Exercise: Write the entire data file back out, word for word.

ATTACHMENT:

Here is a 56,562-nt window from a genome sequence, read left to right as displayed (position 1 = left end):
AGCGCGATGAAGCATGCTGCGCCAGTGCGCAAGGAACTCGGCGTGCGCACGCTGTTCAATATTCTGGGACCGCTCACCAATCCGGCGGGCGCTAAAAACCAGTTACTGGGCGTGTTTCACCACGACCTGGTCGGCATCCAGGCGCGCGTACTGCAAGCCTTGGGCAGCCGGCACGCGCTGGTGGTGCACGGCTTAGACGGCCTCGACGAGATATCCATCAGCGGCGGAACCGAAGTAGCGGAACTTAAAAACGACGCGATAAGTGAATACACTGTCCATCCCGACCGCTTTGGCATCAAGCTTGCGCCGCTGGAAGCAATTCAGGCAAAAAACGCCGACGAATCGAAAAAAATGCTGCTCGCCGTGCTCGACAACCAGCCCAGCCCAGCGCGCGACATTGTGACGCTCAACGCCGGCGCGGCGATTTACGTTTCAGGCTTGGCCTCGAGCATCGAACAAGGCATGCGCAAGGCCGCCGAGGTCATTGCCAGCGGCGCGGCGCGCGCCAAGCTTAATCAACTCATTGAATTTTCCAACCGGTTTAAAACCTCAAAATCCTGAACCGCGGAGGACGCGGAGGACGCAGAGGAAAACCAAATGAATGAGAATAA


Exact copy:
Here is a 56,562-nt window from a genome sequence, read left to right as displayed (position 1 = left end):
AGCGCGATGAAGCATGCTGCGCCAGTGCGCAAGGAACTCGGCGTGCGCACGCTGTTCAATATTCTGGGACCGCTCACCAATCCGGCGGGCGCTAAAAACCAGTTACTGGGCGTGTTTCACCACGACCTGGTCGGCATCCAGGCGCGCGTACTGCAAGCCTTGGGCAGCCGGCACGCGCTGGTGGTGCACGGCTTAGACGGCCTCGACGAGATATCCATCAGCGGCGGAACCGAAGTAGCGGAACTTAAAAACGACGCGATAAGTGAATACACTGTCCATCCCGACCGCTTTGGCATCAAGCTTGCGCCGCTGGAAGCAATTCAGGCAAAAAACGCCGACGAATCGAAAAAAATGCTGCTCGCCGTGCTCGACAACCAGCCCAGCCCAGCGCGCGACATTGTGACGCTCAACGCCGGCGCGGCGATTTACGTTTCAGGCTTGGCCTCGAGCATCGAACAAGGCATGCGCAAGGCCGCCGAGGTCATTGCCAGCGGCGCGGCGCGCGCCAAGCTTAATCAACTCATTGAATTTTCCAACCGGTTTAAAACCTCAAAATCCTGAACCGCGGAGGACGCGGAGGACGCAGAGGAAAACCAAATGAATGAGAATAA